If you are a Beginner based on the bullet points above, you are likely somewhat experienced in the world of cryptocurrency investment, and have seen some success in the market. However, the strategies that you undertake tend to only be slightly above market and you find trading difficult when the market takes unusual turns that throws something unexpected at your trading strategy.
NEW YORK, Jan. 11, 2018 /PRNewswire/ -- Grayscale Investments, LLC, the sponsor (the "Sponsor") of the Bitcoin Investment Trust (OTCQX: GBTC) (the "Trust"), announced that it has today declared a 91-for-1 stock split of the Trust's issued and outstanding shares. With the split, shareholders of record on January 22, 2018 will receive 90 additional shares of the Trust for each share held.
I’m a nomad from The States, currently residing in Indonesia. Can you suggest the best global service for wallets/exchanges? In The States it’s Coinbase but its supported countries are extremely limited for my needs limited. I need something I can access in basically any country without issue. I know there are a options out there, but I wanted to get you opinion of how other travelers have gotten past this.

If one wants, rather, to keep the movement of their money less overt, one simply needs to ensure that the bitcoins they own are never tied to their identities, and that their transactions on the network are obfuscated. This can be accomplished with a variety of methods, such as using a tumbler, which allows one to send bitcoins to an intermediary service that will mix these bitcoins with bitcoins from numerous other sources, and then send bitcoins forward to the intended destination from sources entirely unrelated to the sender’s original bitcoins.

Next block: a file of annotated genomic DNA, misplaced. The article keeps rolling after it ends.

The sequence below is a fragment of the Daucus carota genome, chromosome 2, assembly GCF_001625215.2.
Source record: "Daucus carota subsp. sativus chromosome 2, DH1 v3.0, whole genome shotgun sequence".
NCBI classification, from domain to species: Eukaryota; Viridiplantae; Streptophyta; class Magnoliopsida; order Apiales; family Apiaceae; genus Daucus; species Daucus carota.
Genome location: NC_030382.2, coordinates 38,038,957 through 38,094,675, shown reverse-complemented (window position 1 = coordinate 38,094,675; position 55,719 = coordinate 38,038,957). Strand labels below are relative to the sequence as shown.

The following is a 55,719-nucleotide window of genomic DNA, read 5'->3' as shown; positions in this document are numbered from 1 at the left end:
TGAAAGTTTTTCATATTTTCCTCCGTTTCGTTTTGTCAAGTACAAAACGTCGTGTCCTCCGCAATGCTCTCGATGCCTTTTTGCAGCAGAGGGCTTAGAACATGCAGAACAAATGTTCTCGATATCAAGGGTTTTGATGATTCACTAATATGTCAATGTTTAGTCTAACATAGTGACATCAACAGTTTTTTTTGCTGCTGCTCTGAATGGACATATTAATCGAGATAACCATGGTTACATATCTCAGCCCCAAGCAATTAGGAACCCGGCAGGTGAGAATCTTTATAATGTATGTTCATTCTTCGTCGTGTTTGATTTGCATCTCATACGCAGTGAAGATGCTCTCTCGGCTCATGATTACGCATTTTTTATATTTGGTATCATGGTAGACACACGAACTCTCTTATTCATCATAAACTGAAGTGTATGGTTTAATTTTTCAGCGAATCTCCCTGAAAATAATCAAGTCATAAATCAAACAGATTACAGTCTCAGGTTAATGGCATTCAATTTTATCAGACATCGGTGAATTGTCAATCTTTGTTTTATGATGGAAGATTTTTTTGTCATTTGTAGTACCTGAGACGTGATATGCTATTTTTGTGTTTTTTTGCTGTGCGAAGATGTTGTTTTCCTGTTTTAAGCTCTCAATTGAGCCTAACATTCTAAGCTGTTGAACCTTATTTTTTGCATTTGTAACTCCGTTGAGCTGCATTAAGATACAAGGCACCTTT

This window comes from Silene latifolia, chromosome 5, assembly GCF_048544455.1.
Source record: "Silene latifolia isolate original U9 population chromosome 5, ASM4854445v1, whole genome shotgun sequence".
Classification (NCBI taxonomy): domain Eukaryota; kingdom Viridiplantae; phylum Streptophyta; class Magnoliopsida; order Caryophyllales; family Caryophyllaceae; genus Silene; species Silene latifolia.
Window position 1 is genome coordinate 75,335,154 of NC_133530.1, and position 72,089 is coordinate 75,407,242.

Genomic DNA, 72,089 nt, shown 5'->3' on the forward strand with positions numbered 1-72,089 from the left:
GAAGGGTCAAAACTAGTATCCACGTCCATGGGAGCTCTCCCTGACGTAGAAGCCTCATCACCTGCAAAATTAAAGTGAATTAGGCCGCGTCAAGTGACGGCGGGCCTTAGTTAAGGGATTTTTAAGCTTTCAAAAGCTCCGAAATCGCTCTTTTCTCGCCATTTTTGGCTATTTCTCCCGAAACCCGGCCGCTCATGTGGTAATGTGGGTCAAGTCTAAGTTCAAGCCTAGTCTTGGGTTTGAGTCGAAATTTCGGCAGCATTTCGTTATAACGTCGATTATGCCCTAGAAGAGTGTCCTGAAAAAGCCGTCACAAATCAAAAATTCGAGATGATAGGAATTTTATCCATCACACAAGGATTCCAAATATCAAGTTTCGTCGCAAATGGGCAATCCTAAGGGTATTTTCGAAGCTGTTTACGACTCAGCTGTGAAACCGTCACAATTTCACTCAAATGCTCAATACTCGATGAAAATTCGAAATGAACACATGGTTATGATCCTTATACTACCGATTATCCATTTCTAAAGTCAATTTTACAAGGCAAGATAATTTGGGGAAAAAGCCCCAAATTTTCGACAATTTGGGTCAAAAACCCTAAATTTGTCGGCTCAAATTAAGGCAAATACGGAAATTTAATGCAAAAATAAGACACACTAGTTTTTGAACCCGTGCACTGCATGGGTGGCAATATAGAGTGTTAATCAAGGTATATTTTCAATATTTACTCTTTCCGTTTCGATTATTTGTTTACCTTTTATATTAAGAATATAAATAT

Most traders use a combination of the two but will tend to give weight towards one over the other. Chris Burniske, author of Cryptoassets: The Innovative Investor’s Guide to Bitcoin and Beyond, covered this recently on Twitter, explaining that it is essential that you understand what kind of strategy is right for you. He shared a link from Investopedia, outlining the difference.
All of this said, while these principles can and should be kept in mind at large for just about any investment, cryptocurrencies are dramatically different from stocks, bonds, or any other sort of traditional investment vehicle. They’re also so early stage and so volatile that it’s a near-certainty that a value investor like Benjamin Graham wouldn’t even dream of labeling such opportunities as investments, rather than speculations (at best, they would be labeled growth investments, but I’m working with the Buffett philosophy that there is no difference between ‘value’ and ‘growth’ investing, and that good value investing appropriately takes into account growth).
Connecting your bank account through an ACH transfer is a versatile option, allowing you to use a checking or savings account to buy Bitcoin or cash out when you want to sell. You’ll also be able to purchase a substantially larger amount of Bitcoin because of their higher buying limits. Just keep in mind that it can take up to 5 days for the transfer to be complete, and the value of Bitcoin can drastically change in that timeframe.
The strategy isn’t guaranteed to be successful, but it is a smart and simple investing strategy that doesn’t take much skill or technical know-how to implement. Meanwhile, as eluded to above, if you want to add technical aspects, you can look at things like moving averages, support levels, RSI, and volume to get a sense of how low a price might go and get a sense of when recovery is likely. With the technicals added in, “buying the dips” can become a pretty solid strategy with a high success rate, without them, it is still generally better than FOMO buying the top or panic selling in a stagnant or bull market when the price pulls back (as it WILL pull back, crypto is volatile).

These are tokens built on one of the above mentioned platforms. They give access to a specific blockchain application, and are designed for a specific task. Utility tokens are not really my cup of tea yet, as they’re extremely risky due to two things. It’s still too early for mass adoption of these utilities because the technology is not ready yet (Ethereum’s scalability issues, for example), and because we don’t know what platforms will actually become the blockchain backbone of the digital world.
The futures contracts for bitcoin were launched by both the CME Group and Cboe last December as interest in the cryptocurrency rose and as institutional investors sought a method to hedge against their risk. The first bitcoin futures contract was launched by the Cboe and trading began on Dec. 10 as XBT, which is a U.S. dollar-denominated, cash-settled futures contract based on the auction price of bitcoin on the Gemini digital currency exchange.